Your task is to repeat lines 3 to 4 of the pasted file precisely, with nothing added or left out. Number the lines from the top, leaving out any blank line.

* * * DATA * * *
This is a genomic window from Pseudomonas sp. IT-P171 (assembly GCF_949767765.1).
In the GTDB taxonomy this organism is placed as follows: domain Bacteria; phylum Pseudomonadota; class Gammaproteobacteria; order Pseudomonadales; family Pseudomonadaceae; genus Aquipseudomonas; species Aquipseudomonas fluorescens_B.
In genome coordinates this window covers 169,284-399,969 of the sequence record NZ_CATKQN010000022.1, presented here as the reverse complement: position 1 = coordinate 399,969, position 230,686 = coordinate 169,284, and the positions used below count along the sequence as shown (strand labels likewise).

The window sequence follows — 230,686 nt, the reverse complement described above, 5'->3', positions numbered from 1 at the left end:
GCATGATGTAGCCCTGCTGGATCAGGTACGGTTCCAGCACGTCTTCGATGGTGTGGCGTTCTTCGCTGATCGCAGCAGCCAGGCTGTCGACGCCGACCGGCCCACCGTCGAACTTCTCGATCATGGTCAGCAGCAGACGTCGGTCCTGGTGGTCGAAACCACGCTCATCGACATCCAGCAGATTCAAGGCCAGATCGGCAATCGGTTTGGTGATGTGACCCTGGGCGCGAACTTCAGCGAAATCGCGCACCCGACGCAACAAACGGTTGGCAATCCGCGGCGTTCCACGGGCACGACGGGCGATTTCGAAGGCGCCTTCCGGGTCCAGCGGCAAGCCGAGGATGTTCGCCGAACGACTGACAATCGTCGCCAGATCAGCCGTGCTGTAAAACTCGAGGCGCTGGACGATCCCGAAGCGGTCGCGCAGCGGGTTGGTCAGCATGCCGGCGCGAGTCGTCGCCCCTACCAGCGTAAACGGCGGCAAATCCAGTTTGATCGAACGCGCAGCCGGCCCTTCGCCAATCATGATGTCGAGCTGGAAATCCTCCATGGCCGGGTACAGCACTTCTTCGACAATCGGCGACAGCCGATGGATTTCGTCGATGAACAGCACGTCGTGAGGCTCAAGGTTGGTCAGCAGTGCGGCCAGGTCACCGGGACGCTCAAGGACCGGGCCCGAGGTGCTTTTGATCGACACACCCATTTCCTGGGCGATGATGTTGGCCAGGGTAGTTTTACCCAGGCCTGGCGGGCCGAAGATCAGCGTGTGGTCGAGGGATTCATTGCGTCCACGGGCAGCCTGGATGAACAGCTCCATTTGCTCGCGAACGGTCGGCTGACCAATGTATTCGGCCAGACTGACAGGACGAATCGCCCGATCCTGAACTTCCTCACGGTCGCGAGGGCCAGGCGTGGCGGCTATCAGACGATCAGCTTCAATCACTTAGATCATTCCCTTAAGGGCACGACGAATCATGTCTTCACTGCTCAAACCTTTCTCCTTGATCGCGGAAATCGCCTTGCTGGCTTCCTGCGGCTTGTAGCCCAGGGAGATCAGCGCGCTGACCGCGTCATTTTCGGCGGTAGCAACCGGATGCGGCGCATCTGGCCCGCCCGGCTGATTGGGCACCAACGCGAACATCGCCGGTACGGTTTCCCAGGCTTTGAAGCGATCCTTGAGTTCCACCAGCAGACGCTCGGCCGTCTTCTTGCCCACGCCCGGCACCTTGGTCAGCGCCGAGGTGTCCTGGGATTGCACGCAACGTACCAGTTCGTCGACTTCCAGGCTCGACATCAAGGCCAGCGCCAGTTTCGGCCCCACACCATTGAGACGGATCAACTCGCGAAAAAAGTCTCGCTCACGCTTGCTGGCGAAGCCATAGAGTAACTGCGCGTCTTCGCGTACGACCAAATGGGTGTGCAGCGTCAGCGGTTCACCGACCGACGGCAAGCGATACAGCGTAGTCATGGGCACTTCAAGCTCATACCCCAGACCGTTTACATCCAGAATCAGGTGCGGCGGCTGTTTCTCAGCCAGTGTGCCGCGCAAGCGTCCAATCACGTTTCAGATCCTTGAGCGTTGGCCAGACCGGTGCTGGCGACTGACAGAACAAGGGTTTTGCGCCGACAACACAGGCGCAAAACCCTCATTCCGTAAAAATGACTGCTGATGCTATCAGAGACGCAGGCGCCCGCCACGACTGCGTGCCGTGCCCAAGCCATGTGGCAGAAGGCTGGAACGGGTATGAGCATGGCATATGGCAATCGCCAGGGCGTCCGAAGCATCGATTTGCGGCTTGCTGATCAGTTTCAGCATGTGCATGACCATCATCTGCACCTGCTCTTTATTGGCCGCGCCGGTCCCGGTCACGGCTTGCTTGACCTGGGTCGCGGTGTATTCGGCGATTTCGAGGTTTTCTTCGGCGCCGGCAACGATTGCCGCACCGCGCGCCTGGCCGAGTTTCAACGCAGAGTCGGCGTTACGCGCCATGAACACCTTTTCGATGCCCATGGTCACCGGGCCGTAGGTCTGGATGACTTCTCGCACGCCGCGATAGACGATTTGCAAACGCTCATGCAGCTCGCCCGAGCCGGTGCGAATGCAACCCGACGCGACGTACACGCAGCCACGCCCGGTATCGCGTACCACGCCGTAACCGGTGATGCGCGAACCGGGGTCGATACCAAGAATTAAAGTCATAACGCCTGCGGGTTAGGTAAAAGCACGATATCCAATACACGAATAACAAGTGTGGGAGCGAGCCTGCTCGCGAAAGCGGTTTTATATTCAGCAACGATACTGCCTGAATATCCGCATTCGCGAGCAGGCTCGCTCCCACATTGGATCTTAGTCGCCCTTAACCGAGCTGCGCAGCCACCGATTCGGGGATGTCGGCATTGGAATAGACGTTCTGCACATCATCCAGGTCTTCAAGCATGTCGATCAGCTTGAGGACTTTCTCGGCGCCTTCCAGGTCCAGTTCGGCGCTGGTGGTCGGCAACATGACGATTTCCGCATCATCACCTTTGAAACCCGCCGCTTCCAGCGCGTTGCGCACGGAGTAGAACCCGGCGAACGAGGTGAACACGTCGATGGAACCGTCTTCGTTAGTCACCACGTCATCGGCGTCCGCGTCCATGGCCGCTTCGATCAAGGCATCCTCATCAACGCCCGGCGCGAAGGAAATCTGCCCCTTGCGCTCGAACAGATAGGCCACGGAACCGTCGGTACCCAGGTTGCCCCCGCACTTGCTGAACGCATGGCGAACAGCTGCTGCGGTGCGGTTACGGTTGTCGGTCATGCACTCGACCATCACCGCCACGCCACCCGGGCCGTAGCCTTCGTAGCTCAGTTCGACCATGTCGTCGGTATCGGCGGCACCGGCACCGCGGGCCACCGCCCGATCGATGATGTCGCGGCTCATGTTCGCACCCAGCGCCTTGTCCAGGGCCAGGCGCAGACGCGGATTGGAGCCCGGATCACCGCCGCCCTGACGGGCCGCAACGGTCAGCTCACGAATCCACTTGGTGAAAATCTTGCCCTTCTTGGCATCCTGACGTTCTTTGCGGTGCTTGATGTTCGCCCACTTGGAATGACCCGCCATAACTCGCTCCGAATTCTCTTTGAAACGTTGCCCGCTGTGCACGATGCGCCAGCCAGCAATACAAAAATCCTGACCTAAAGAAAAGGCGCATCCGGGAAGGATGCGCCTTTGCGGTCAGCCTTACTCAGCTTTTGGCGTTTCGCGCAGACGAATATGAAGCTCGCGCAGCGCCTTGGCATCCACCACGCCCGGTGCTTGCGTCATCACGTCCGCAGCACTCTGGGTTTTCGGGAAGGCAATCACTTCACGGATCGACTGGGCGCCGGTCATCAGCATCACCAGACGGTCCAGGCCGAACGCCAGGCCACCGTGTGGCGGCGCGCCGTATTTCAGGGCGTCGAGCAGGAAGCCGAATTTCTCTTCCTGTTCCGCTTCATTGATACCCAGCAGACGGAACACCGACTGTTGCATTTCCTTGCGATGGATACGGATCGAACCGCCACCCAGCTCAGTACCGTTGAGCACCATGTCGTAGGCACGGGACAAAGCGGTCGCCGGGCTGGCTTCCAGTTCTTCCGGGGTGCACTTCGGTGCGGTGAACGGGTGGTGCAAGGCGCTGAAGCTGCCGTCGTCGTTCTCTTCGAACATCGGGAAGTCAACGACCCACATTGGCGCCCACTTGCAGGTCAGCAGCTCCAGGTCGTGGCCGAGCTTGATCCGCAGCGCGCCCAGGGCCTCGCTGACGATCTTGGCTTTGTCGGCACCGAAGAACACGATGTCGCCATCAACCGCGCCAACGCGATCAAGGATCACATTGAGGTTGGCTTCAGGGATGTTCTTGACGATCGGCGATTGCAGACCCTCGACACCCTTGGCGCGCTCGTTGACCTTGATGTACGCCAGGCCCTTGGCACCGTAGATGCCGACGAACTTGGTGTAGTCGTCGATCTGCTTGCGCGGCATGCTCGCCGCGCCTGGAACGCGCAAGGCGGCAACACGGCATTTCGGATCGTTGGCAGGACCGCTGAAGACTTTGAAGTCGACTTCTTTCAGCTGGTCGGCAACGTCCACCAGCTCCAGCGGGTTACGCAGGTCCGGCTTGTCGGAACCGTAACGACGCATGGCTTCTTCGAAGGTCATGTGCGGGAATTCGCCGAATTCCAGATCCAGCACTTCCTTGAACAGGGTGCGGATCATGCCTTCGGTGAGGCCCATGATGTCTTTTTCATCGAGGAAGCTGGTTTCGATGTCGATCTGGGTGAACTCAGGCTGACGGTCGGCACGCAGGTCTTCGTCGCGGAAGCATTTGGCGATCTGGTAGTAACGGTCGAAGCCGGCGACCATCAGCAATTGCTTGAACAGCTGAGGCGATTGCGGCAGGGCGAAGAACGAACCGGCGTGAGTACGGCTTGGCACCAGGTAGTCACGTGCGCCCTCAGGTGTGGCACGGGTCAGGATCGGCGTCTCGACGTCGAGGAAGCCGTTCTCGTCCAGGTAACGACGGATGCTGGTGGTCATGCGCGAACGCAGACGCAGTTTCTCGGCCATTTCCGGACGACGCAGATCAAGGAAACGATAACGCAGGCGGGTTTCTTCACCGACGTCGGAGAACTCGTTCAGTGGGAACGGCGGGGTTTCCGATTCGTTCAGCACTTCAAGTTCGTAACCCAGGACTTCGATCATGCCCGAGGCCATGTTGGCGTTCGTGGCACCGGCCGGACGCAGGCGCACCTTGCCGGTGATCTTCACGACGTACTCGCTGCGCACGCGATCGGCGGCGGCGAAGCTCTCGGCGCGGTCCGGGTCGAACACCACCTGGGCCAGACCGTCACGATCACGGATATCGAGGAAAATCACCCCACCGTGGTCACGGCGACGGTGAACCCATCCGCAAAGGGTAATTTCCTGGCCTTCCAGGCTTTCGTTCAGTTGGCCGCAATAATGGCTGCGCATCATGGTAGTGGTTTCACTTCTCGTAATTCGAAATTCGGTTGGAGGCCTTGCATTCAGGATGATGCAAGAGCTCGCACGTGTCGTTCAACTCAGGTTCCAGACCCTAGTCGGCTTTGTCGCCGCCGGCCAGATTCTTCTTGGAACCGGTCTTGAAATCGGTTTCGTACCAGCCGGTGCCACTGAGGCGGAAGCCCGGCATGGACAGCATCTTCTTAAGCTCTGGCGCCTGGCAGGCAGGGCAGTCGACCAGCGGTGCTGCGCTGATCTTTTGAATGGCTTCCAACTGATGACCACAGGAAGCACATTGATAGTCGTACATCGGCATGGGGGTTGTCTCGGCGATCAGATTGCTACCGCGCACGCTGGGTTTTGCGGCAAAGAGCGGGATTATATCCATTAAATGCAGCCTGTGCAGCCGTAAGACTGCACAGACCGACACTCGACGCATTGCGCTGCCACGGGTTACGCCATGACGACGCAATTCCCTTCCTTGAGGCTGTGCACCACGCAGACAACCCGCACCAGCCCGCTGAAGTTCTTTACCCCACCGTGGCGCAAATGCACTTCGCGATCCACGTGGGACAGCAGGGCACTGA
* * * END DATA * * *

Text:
In genome coordinates this window covers 169,284-399,969 of the sequence record NZ_CATKQN010000022.1, presented here as the reverse complement: position 1 = coordinate 399,969, position 230,686 = coordinate 169,284, and the positions used below count along the sequence as shown (strand labels likewise).

The window sequence follows — 230,686 nt, the reverse complement described above, 5'->3', positions numbered from 1 at the left end: